From taking a cold shower to drinking more coffee, discover seven healthy habits that could help you live a healthier life. Taking an annual blood test could help many of us to stay fitter for longer, say experts.Here GP Xand van Tulleken, associate of Werlabs, the Swedish company behind a new blood test-monitoring service now available in the United Kingdom (UK), explains why and offers other simple but effective health habits that could help anyone live a longer, healthier life.
Take a cold shower
According to GP Dr. Xand van Tulleken, a cold shower puts stress on the body, working like exercise to stimulate it. Research from the Garvan Institute of Medical Research, Sydney, Australia, published in the journal Cell Metabolism in 2014, backs this up. Scientists found that shivering stimulates the conversion of energy-storing “white fat” into energy-burning “brown fat”.
Don’t get into sleep debt
Missing just 30 minutes of sleep per day on weekdays can lead to obesity, say scientists from the Weill Cornell Medical College in Qatar, in Doha. Because of social and work commitments, people often accumulate sleep debt during weekdays and make up for lost sleep over the weekend. But this may lead to long-term metabolic disruption, the researchers reported in a 2015 study, which can promote the onset, or exacerbate the progression, of type 2 diabetes.
Opening your bowels every morning, says Dr. van Tulleken, is an effective way to improve your health. Constipation affects one in every seven adults at any time, British National Health Service (NHS) figures show, and can lead to haemorrhoids, diverticulitis, bleeding and discomfort. Moreover, in 2012, scientists from the American College of Gastroenterology reported an association between chronic constipation and an increased risk of developing colorectal cancer. Staying hydrated and taking regular exercise can also help to prevent constipation.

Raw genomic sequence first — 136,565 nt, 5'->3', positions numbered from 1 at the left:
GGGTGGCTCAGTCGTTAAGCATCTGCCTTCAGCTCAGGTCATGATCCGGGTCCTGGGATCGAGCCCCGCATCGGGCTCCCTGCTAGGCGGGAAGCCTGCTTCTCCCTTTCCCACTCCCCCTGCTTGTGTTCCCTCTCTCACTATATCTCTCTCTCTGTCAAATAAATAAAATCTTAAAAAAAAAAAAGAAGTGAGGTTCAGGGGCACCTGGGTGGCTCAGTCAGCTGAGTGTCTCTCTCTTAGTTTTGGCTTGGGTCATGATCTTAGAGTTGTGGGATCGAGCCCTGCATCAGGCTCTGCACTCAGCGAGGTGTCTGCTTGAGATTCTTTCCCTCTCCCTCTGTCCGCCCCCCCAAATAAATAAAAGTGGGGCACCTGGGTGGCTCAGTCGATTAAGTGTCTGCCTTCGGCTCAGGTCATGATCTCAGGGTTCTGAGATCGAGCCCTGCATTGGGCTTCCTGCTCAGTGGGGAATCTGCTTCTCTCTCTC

Take a regular blood test
Cardiovascular disease causes more than a quarter of all deaths in the UK. One of the main risk factors is high levels of low-density lipoproteins – known as “bad” cholesterol, which can cause fatty material to build up in artery walls. “Knowing your lipid levels can really motivate you to make the changes to diet and exercise you need to decrease the risk of cardiovascular disease,” says Dr. Anders Lycksell of Werlabs. “Regular testing can provide a good understanding of how specific changes to diet and exercise regimes affect your blood markers.”
Drink more coffee
A new Spanish study has found that higher coffee consumption, particularly among the over-45s, is associated with a lower risk of death. Dr. Adela Navarro, a cardiologist at Hospital de Navarra, Pamplona, Spain, says: “Drinking four cups of coffee each day can be part of a healthy diet in healthy people.” The research confirms a previous study from the University of Southern California, which found that drinking coffee was associated with a lower risk of death due to heart disease, cancer, stroke, diabetes and kidney disease.
“There’s lots of evidence fasting is good for you,” says Dr. van Tulleken. “I miss breakfast to help me control my calorie intake.” Cardiac researchers at the Intermountain Medical Center Heart Institute in Utah found that routine periodic fasting not only lowers the risk of coronary artery disease and diabetes, but also causes significant changes in a person’s blood-cholesterol levels. Both diabetes and elevated cholesterol are known risk factors for coronary heart disease.
Eating eggs was thought to cause high cholesterol. But now official advice from the British Heart Foundation says eating up to one egg a day does not increase heart-disease risk in healthy individuals, and can form part of a healthy diet. Eggs are a particularly good source of folic acid, which can reduce risk of stroke, scientists from Peking University First Hospital, Beijing, China, reported in 2015.
Source: The Guardian Newspaper